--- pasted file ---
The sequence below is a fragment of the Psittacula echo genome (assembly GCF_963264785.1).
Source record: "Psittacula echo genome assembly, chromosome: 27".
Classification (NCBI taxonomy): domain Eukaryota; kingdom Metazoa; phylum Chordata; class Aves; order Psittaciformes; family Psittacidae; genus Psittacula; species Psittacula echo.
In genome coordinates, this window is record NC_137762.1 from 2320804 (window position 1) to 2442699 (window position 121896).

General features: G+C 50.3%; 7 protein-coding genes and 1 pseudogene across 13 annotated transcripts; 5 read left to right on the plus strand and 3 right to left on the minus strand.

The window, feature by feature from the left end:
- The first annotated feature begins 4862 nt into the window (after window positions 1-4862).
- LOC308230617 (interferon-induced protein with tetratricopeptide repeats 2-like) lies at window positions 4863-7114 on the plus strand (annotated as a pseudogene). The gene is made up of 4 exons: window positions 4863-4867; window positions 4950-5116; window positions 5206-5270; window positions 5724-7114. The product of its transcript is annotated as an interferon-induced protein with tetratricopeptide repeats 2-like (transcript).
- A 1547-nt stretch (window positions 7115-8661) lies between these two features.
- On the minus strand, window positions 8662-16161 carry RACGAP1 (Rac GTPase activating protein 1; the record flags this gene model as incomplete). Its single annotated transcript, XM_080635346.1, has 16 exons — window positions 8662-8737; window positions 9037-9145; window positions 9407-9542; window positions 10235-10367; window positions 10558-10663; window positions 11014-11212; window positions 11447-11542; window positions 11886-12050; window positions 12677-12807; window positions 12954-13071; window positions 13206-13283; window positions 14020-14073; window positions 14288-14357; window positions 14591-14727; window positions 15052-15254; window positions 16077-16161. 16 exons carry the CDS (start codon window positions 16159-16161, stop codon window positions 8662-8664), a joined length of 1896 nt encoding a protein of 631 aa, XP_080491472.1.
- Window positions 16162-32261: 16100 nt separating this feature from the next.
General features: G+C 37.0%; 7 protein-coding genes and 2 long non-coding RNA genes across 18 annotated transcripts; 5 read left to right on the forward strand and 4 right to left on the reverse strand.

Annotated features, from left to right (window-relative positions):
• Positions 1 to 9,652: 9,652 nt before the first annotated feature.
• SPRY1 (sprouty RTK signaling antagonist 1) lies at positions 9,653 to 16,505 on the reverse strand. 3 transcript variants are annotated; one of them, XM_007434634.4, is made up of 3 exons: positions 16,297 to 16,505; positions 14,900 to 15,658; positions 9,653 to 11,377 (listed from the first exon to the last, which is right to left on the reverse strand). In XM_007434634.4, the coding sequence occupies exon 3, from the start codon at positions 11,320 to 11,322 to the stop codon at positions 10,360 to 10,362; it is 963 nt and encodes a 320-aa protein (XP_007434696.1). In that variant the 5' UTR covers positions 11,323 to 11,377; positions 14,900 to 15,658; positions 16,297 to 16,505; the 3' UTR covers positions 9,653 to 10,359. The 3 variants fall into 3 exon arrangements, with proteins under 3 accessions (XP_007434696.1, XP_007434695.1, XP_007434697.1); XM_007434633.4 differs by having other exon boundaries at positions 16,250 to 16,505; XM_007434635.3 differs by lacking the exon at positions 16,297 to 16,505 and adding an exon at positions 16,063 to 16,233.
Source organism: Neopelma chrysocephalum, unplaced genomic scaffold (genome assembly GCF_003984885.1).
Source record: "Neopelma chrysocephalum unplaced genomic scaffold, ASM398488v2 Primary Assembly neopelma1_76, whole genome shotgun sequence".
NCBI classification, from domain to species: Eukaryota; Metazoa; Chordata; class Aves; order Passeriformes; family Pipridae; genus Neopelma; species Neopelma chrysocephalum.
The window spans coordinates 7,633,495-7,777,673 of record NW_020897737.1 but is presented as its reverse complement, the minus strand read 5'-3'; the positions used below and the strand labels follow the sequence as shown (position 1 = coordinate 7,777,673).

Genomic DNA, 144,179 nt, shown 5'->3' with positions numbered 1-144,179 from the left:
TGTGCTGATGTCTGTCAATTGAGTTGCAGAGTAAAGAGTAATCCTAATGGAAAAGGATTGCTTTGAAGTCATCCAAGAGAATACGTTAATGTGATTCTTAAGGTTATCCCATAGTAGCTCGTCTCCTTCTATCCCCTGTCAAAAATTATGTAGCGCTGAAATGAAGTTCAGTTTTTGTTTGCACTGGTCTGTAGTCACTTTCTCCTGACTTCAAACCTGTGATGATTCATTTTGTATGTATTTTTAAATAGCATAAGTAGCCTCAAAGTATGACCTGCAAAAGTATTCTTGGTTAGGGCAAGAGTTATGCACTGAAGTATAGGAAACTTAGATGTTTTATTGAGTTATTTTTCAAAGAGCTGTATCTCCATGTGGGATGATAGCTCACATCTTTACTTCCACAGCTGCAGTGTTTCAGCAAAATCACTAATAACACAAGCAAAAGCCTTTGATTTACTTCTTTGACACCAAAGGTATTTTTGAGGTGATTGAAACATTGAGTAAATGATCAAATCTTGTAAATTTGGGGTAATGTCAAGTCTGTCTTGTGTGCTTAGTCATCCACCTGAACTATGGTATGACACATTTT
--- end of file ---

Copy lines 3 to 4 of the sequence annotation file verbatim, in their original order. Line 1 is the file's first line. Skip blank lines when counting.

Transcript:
Classification (NCBI taxonomy): domain Eukaryota; kingdom Metazoa; phylum Chordata; class Aves; order Psittaciformes; family Psittacidae; genus Psittacula; species Psittacula echo.
In genome coordinates, this window is record NC_137762.1 from 2320804 (window position 1) to 2442699 (window position 121896).